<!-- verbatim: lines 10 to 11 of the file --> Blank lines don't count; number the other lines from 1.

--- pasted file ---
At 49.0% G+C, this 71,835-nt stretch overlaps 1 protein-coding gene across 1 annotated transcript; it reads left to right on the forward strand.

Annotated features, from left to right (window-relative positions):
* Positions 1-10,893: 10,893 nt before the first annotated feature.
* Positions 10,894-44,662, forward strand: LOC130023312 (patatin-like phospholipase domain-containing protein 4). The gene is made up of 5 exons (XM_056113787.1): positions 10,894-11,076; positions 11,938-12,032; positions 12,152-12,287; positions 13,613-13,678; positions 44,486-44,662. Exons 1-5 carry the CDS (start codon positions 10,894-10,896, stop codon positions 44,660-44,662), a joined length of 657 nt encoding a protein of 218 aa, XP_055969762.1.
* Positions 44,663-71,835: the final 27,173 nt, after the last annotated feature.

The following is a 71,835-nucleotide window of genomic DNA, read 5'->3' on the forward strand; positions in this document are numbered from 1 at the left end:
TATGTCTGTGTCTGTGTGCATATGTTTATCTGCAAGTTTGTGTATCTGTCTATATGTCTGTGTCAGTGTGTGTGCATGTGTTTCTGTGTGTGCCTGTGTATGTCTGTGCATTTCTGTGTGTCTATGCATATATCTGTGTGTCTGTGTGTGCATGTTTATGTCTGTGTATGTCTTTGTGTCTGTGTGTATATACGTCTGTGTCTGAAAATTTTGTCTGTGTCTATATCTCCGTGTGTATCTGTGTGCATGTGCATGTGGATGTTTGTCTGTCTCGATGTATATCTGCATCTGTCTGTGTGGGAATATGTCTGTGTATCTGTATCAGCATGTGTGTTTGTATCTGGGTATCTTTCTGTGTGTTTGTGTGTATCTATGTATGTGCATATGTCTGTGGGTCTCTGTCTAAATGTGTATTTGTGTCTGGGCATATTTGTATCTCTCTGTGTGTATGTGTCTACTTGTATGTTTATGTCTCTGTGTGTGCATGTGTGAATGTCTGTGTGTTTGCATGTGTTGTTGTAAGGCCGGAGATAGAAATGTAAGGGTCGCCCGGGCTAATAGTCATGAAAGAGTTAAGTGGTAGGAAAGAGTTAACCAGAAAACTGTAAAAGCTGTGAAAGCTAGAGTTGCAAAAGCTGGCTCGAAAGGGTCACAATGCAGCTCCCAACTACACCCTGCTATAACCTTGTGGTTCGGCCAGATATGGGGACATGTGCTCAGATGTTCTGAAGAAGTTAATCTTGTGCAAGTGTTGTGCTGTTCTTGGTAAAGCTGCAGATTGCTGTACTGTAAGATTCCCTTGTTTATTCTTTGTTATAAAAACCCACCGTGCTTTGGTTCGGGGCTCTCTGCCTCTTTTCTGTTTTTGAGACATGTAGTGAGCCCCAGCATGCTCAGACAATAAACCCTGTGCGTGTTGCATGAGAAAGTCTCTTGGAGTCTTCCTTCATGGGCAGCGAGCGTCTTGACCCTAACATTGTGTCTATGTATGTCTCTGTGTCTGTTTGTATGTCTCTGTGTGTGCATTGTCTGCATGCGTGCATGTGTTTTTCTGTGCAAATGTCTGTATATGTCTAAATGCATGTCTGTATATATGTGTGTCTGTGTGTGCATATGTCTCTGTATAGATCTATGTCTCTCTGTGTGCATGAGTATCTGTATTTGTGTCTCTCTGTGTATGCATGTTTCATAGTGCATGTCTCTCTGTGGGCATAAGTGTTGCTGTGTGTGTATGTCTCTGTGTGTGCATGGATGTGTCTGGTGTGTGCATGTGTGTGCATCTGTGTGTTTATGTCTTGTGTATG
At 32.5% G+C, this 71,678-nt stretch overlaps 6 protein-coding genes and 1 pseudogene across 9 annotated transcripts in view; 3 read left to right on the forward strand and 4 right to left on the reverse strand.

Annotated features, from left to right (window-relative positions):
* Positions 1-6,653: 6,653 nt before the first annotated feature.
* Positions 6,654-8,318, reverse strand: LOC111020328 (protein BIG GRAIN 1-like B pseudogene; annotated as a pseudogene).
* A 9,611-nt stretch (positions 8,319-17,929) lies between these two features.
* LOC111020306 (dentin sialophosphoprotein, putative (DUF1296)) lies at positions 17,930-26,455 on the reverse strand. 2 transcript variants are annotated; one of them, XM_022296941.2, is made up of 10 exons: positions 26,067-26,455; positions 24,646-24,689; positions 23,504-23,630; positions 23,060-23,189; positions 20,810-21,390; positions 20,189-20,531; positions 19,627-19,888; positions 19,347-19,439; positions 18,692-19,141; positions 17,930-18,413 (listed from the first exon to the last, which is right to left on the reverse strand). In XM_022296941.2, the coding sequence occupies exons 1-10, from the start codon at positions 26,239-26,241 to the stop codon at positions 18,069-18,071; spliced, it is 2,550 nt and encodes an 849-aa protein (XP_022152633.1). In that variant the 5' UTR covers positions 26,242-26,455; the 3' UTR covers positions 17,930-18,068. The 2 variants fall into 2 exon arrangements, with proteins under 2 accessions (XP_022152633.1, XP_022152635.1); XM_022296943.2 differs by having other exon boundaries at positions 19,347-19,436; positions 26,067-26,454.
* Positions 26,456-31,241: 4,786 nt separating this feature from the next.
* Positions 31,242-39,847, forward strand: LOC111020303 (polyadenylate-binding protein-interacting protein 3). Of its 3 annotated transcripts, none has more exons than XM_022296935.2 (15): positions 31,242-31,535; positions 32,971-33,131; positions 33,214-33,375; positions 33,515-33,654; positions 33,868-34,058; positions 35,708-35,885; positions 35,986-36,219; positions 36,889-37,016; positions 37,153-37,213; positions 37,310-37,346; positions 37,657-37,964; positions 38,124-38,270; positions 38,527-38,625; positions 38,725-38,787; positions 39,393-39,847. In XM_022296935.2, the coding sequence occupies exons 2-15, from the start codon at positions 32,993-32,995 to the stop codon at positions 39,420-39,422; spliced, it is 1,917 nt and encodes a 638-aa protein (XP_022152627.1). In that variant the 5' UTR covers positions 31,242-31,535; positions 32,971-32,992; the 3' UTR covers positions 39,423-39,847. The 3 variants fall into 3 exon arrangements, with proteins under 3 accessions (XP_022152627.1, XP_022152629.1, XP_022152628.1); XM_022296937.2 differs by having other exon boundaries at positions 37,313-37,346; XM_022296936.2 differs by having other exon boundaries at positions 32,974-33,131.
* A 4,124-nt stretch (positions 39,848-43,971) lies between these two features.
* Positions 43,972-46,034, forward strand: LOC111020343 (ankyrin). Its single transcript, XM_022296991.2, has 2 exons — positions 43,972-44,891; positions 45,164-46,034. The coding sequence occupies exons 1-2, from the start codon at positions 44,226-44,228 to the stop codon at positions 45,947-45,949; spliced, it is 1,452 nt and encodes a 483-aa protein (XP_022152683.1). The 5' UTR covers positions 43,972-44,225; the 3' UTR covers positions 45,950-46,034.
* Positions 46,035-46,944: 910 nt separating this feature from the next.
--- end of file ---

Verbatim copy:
* Positions 1-6,653: 6,653 nt before the first annotated feature.
* Positions 6,654-8,318, reverse strand: LOC111020328 (protein BIG GRAIN 1-like B pseudogene; annotated as a pseudogene).